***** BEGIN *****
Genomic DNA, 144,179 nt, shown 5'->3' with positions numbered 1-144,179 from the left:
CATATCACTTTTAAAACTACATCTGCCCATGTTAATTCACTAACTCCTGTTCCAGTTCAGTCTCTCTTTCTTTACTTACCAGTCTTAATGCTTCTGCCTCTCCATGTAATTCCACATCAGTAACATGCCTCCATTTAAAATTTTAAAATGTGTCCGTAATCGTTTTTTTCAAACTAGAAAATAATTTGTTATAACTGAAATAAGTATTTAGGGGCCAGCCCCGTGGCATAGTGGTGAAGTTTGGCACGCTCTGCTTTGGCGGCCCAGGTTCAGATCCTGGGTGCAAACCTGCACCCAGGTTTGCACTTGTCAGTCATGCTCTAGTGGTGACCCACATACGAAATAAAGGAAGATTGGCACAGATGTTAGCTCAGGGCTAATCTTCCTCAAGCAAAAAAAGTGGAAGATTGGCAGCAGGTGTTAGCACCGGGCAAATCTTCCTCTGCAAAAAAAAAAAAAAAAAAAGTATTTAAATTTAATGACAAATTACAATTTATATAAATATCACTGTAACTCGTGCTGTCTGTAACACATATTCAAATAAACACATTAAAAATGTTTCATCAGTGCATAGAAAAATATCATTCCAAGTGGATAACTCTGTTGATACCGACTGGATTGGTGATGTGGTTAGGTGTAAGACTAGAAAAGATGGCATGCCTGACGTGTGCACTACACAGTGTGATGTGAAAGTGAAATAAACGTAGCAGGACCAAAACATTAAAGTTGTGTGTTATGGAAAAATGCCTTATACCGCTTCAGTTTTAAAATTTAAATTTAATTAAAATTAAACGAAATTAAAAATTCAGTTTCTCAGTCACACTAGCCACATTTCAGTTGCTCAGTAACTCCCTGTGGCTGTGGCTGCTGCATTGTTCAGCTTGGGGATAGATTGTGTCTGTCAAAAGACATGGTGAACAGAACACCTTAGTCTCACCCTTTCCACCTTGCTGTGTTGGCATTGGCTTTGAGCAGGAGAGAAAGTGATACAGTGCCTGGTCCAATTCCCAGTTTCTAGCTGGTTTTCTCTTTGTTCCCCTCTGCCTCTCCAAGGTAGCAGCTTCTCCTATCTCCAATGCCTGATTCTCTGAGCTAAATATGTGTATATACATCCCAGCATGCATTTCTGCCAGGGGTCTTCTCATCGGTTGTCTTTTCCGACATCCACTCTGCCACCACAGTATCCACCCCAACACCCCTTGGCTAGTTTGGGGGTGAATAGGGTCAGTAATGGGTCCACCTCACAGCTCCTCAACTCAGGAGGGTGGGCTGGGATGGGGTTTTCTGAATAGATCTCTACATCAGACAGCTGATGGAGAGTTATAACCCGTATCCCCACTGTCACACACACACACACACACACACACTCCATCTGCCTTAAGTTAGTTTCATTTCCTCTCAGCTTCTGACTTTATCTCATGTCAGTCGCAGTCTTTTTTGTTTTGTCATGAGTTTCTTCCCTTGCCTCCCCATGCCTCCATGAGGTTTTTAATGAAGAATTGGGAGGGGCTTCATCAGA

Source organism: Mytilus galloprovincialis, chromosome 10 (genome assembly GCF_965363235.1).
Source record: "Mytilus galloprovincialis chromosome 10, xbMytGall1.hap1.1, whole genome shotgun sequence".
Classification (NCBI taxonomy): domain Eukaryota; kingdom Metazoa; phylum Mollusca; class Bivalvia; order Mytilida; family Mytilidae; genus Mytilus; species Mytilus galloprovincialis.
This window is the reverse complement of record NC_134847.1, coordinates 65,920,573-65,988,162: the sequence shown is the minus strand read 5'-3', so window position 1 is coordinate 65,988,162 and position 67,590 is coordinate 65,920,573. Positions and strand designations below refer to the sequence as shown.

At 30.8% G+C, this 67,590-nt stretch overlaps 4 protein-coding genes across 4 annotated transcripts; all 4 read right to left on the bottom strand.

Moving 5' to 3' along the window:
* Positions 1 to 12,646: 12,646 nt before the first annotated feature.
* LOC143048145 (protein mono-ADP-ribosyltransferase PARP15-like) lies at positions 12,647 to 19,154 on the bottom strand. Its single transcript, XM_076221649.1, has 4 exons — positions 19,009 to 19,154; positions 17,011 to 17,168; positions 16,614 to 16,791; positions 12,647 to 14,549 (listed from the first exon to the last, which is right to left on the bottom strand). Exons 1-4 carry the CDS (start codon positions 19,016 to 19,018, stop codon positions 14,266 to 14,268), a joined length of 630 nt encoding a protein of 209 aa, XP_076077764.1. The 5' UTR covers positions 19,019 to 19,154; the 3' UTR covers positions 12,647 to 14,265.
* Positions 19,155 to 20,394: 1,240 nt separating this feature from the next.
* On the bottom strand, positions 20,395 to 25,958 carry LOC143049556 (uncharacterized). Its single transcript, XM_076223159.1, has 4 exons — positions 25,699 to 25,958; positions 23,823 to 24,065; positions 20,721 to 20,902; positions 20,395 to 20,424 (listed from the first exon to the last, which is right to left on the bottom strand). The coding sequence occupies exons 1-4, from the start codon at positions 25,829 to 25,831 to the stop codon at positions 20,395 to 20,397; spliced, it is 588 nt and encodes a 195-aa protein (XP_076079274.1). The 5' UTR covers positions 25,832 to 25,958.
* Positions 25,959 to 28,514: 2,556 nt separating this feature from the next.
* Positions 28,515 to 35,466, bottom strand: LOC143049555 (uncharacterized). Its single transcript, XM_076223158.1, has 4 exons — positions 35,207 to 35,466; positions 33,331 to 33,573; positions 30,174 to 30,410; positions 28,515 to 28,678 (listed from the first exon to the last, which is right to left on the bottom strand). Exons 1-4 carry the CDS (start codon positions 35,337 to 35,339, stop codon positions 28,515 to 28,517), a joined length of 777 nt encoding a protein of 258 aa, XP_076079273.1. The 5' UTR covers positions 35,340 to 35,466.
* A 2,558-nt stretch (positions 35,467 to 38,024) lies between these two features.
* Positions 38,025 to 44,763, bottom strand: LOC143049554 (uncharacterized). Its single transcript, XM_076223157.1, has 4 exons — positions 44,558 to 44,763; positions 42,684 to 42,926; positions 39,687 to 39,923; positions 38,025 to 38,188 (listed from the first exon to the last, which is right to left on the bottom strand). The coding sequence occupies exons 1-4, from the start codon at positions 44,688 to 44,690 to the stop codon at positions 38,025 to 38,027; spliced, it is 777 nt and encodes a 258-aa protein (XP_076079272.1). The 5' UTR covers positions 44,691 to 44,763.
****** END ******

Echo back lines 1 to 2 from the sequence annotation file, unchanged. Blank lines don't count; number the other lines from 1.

Genomic DNA, 144,179 nt, shown 5'->3' with positions numbered 1-144,179 from the left:
CATATCACTTTTAAAACTACATCTGCCCATGTTAATTCACTAACTCCTGTTCCAGTTCAGTCTCTCTTTCTTTACTTACCAGTCTTAATGCTTCTGCCTCTCCATGTAATTCCACATCAGTAACATGCCTCCATTTAAAATTTTAAAATGTGTCCGTAATCGTTTTTTTCAAACTAGAAAATAATTTGTTATAACTGAAATAAGTATTTAGGGGCCAGCCCCGTGGCATAGTGGTGAAGTTTGGCACGCTCTGCTTTGGCGGCCCAGGTTCAGATCCTGGGTGCAAACCTGCACCCAGGTTTGCACTTGTCAGTCATGCTCTAGTGGTGACCCACATACGAAATAAAGGAAGATTGGCACAGATGTTAGCTCAGGGCTAATCTTCCTCAAGCAAAAAAAGTGGAAGATTGGCAGCAGGTGTTAGCACCGGGCAAATCTTCCTCTGCAAAAAAAAAAAAAAAAAAAGTATTTAAATTTAATGACAAATTACAATTTATATAAATATCACTGTAACTCGTGCTGTCTGTAACACATATTCAAATAAACACATTAAAAATGTTTCATCAGTGCATAGAAAAATATCATTCCAAGTGGATAACTCTGTTGATACCGACTGGATTGGTGATGTGGTTAGGTGTAAGACTAGAAAAGATGGCATGCCTGACGTGTGCACTACACAGTGTGATGTGAAAGTGAAATAAACGTAGCAGGACCAAAACATTAAAGTTGTGTGTTATGGAAAAATGCCTTATACCGCTTCAGTTTTAAAATTTAAATTTAATTAAAATTAAACGAAATTAAAAATTCAGTTTCTCAGTCACACTAGCCACATTTCAGTTGCTCAGTAACTCCCTGTGGCTGTGGCTGCTGCATTGTTCAGCTTGGGGATAGATTGTGTCTGTCAAAAGACATGGTGAACAGAACACCTTAGTCTCACCCTTTCCACCTTGCTGTGTTGGCATTGGCTTTGAGCAGGAGAGAAAGTGATACAGTGCCTGGTCCAATTCCCAGTTTCTAGCTGGTTTTCTCTTTGTTCCCCTCTGCCTCTCCAAGGTAGCAGCTTCTCCTATCTCCAATGCCTGATTCTCTGAGCTAAATATGTGTATATACATCCCAGCATGCATTTCTGCCAGGGGTCTTCTCATCGGTTGTCTTTTCCGACATCCACTCTGCCACCACAGTATCCACCCCAACACCCCTTGGCTAGTTTGGGGGTGAATAGGGTCAGTAATGGGTCCACCTCACAGCTCCTCAACTCAGGAGGGTGGGCTGGGATGGGGTTTTCTGAATAGATCTCTACATCAGACAGCTGATGGAGAGTTATAACCCGTATCCCCACTGTCACACACACACACACACACACACACTCCATCTGCCTTAAGTTAGTTTCATTTCCTCTCAGCTTCTGACTTTATCTCATGTCAGTCGCAGTCTTTTTTGTTTTGTCATGAGTTTCTTCCCTTGCCTCCCCATGCCTCCATGAGGTTTTTAATGAAGAATTGGGAGGGGCTTCATCAGA